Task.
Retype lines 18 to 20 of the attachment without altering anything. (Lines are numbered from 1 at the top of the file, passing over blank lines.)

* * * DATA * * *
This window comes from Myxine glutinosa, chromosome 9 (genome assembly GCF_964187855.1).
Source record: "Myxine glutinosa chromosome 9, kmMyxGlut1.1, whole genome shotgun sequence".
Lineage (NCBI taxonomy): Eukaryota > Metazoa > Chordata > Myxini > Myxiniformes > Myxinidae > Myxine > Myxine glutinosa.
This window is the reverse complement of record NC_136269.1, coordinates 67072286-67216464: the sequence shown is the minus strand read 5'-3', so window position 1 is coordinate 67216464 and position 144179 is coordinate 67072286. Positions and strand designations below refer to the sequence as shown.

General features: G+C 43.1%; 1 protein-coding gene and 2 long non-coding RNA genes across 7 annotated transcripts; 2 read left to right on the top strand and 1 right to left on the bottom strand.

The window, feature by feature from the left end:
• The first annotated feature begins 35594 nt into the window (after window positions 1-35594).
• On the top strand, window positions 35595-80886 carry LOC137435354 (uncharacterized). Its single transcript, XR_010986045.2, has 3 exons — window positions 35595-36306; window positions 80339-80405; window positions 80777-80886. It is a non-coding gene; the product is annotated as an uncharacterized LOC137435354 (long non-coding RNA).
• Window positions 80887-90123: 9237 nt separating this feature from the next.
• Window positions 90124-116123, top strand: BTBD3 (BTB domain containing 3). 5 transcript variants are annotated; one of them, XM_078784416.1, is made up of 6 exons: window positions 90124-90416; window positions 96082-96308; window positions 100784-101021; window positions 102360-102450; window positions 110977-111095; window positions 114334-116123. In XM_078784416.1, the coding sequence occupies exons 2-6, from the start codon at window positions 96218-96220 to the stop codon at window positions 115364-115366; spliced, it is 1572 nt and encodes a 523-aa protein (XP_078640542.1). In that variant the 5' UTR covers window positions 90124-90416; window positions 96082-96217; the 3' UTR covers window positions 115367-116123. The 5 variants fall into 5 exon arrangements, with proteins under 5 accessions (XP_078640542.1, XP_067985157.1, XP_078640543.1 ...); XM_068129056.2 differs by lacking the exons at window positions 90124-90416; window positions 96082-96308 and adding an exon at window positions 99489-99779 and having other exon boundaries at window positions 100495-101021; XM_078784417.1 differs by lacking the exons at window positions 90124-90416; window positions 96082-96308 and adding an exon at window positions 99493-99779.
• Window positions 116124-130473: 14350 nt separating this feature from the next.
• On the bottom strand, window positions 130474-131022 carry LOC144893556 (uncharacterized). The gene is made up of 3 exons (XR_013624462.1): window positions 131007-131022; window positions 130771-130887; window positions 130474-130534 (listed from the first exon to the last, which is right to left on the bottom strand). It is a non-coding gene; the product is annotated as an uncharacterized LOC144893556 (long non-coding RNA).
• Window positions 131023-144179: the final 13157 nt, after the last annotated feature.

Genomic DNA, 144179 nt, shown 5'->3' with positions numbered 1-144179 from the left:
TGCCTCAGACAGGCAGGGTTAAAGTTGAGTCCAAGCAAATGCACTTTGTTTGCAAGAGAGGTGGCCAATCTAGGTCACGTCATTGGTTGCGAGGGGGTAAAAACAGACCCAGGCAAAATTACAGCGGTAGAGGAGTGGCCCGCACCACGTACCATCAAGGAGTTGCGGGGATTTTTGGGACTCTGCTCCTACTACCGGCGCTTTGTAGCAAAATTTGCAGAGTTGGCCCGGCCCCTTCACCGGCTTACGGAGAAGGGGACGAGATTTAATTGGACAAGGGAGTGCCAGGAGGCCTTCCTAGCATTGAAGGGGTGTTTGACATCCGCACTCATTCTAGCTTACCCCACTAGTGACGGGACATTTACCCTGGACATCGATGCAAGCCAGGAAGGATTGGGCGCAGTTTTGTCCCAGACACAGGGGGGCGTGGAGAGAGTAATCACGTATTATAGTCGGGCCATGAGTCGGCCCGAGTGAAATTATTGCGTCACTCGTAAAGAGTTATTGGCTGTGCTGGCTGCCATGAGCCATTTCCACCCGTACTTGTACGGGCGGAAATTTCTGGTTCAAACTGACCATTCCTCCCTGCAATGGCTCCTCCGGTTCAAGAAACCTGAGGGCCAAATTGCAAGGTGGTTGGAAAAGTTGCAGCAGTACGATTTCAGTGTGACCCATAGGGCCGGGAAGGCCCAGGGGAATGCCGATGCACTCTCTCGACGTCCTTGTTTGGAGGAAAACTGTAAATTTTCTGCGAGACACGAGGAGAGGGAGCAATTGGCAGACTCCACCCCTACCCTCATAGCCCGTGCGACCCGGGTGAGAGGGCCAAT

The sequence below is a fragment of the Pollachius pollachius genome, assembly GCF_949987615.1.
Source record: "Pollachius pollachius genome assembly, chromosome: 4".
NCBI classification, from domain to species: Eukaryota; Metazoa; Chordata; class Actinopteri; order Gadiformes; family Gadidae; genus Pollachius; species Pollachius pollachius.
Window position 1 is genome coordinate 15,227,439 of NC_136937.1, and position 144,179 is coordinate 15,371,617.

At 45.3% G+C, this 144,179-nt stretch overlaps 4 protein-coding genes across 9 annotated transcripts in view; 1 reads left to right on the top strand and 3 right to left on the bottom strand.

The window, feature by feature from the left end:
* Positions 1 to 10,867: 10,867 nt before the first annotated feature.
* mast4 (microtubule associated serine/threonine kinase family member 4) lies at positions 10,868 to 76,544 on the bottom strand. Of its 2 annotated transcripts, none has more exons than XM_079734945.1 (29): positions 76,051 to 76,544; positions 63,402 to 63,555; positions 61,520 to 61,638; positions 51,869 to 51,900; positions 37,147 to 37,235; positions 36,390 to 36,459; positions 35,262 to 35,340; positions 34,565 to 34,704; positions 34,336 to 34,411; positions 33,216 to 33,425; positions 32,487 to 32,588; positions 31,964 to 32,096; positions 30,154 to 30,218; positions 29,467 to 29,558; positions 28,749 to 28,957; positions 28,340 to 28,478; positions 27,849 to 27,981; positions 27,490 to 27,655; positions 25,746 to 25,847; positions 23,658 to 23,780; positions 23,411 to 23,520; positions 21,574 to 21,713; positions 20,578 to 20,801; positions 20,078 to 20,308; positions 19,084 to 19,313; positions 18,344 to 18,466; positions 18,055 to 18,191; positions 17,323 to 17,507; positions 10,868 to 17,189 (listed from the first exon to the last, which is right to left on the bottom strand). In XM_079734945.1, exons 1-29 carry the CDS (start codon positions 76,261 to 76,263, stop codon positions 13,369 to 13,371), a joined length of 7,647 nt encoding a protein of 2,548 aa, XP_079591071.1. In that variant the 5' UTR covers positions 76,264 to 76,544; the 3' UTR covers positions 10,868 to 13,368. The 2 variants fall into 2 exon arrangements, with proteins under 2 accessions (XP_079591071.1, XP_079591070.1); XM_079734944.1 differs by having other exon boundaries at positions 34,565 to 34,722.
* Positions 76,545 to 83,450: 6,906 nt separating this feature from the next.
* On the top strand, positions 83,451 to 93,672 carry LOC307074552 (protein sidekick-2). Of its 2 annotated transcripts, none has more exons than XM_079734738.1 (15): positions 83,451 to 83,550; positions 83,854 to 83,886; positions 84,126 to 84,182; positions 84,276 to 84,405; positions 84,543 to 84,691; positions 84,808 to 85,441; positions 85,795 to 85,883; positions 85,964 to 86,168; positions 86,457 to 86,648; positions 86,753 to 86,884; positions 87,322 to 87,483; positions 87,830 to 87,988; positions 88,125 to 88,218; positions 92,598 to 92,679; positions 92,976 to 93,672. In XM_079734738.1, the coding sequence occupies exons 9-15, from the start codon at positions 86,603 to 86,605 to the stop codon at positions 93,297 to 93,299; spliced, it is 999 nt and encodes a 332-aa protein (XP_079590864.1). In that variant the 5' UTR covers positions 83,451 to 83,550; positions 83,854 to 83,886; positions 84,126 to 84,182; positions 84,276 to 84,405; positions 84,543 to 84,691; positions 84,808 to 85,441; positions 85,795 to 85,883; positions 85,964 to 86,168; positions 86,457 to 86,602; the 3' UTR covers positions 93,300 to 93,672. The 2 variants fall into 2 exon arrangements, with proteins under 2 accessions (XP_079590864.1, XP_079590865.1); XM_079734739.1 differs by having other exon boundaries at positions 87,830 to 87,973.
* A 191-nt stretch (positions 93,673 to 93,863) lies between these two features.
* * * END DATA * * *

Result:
NCBI classification, from domain to species: Eukaryota; Metazoa; Chordata; class Actinopteri; order Gadiformes; family Gadidae; genus Pollachius; species Pollachius pollachius.
Window position 1 is genome coordinate 15,227,439 of NC_136937.1, and position 144,179 is coordinate 15,371,617.

At 45.3% G+C, this 144,179-nt stretch overlaps 4 protein-coding genes across 9 annotated transcripts in view; 1 reads left to right on the top strand and 3 right to left on the bottom strand.